Housing more affordable as rents plunge in Gladstone
IT'S happy days for Gladstone tenants as rental prices begin to plummet in the region, leaving renters with extra money in their pockets.
As leases come to their end, tenants are finding lower offers for lease renewal.
Gladstone Ray White principal Andrew Allen said the fall in rental prices had a huge impact on families that were renting.
"It makes housing more affordable," he said.
"Units and apartments appear to be the sector with the highest reduction in average rents."
He said this was mainly due to the large increase in supply and the evaporating corporate tenant market.
Citing an example, Mr Allen said rent for an established three-bedroom older-style home had dropped from $550 a week to $470 a week.
"Falls have been highest at the top end of the market."
Mr Allen hoped that this would mean more families would decide to move permanently to the Gladstone area.
"Instead of working here on fly-in-fly-out basis."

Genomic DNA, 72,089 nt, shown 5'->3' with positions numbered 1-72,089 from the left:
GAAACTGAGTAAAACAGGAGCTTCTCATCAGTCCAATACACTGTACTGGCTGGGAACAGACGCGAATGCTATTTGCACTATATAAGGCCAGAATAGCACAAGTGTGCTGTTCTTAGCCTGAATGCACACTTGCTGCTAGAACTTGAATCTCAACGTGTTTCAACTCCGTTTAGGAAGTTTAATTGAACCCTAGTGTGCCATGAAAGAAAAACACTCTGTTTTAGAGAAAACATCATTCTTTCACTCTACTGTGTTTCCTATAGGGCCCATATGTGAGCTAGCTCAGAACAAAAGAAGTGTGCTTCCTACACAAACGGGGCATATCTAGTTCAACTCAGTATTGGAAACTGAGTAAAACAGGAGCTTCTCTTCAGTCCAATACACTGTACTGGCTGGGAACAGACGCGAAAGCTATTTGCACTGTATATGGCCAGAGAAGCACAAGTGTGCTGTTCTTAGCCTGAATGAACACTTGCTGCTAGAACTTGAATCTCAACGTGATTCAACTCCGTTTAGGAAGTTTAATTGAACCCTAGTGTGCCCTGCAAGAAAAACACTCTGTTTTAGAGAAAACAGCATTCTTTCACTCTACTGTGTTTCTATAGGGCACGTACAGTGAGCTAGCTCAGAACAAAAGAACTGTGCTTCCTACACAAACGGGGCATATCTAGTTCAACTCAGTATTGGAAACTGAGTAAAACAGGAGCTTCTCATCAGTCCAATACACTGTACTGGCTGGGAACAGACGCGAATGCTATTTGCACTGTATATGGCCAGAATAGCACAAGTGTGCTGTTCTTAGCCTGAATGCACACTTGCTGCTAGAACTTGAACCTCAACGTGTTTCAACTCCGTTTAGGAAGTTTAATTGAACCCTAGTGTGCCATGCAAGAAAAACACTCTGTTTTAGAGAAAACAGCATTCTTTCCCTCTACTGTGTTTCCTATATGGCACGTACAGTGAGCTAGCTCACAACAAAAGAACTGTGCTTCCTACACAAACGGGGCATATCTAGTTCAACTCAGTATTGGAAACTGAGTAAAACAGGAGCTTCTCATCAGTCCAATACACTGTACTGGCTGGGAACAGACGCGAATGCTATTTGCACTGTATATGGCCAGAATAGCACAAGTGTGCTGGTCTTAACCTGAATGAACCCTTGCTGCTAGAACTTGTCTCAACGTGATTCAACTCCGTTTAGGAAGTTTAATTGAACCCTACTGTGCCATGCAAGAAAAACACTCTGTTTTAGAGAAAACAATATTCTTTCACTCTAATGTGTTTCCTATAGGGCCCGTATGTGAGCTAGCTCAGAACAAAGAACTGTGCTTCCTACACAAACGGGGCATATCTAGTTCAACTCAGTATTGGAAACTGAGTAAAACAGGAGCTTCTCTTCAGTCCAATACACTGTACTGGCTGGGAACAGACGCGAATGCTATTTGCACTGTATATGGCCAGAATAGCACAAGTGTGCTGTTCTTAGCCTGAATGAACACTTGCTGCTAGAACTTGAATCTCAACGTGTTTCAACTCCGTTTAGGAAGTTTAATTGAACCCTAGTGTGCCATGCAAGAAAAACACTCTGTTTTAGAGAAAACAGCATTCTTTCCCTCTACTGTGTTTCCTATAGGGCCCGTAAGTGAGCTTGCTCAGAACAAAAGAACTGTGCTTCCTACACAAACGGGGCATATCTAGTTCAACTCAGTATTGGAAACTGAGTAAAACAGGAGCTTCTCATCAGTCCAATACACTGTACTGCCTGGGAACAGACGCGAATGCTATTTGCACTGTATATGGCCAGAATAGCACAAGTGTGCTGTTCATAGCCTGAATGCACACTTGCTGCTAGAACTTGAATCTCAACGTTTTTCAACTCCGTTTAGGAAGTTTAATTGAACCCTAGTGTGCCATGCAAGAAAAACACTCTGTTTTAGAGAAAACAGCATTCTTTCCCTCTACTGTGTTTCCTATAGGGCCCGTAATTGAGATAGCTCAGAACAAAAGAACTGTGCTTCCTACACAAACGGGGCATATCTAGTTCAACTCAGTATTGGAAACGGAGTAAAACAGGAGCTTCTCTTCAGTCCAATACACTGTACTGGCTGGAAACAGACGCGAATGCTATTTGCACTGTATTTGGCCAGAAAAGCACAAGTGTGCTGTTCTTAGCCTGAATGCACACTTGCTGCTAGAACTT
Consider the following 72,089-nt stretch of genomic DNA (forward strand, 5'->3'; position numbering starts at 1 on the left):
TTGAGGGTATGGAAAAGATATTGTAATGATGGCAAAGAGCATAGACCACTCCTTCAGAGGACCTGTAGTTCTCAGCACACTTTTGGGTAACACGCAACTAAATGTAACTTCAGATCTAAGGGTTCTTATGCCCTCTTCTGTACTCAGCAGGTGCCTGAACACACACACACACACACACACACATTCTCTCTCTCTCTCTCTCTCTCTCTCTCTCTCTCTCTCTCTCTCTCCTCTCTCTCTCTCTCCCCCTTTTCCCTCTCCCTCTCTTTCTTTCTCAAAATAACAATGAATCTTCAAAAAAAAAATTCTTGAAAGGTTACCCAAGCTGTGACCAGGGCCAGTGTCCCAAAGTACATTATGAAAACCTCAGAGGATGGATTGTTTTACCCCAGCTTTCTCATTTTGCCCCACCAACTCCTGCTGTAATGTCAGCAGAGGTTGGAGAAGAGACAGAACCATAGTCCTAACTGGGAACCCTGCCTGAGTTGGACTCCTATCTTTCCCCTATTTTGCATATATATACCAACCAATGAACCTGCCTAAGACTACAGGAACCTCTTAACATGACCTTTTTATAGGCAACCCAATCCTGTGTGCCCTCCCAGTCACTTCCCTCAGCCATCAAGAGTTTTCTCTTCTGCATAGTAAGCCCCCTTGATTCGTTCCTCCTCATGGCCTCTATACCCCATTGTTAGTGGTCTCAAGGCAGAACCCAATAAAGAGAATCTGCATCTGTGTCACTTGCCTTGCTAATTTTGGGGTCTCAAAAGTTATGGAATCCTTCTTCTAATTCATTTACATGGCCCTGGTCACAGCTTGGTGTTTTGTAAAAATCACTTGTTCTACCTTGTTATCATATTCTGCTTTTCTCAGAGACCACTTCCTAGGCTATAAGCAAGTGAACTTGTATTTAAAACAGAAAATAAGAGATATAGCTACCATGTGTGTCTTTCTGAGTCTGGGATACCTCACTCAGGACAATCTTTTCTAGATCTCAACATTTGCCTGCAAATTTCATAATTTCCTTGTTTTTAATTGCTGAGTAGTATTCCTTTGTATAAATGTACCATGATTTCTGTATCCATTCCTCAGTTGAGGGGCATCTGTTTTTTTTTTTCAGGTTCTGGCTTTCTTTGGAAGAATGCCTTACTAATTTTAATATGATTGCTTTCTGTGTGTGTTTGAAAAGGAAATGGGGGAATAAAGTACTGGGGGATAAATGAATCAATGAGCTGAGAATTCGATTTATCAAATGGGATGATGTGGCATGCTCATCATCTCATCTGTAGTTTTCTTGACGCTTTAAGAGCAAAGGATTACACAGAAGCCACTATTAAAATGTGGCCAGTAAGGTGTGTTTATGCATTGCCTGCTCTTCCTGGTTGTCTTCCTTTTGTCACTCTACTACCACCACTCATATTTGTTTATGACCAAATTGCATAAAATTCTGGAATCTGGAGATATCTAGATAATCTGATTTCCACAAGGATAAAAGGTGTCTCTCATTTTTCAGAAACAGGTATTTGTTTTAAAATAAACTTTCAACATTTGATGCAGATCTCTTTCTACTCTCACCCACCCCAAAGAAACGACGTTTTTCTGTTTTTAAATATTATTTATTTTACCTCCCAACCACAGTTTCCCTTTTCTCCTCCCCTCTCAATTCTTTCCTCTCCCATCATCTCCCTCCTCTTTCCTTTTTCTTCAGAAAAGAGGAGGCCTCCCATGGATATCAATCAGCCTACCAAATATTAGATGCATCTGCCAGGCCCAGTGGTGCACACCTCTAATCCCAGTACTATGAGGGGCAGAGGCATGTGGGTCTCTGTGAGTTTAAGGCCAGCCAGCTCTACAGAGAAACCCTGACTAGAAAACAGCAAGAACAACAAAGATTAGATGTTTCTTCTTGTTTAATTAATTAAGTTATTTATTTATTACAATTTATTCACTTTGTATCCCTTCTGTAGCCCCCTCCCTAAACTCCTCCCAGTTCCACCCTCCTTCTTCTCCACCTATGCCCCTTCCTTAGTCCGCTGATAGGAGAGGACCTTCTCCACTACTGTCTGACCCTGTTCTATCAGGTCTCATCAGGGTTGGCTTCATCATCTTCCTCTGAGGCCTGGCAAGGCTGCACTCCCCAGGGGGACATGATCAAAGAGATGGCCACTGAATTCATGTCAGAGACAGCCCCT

But while tenants gain, property owners lose out.
"Many property investors are now not experiencing the rental returns that they had hoped for," Mr Allen said.
CQUniversity centre for environmental management Dr Delwar Akbar has done previous research of the local property market.
He said in 2011-12 they had predicted the peak development growth to occur in the middle of 2013.
While this time has passed, he said it was normal for rental prices to decrease, as they were doing, and could decrease further until the beginning of 2015.
"Then it can slightly increase and would stabilise until 2018," he said.
While rental returns take a plunge for home owners in Gladstone, new figures show Queensland leading the way in house sales.
Treasurer Tim Nicholls said Housing Industry Association figures released this week showed new home sales in Queensland in July were up 12.6%, despite a fall of 4.7% nationally.
"This is a very positive sign for the Queensland economy," Mr Nicholls said.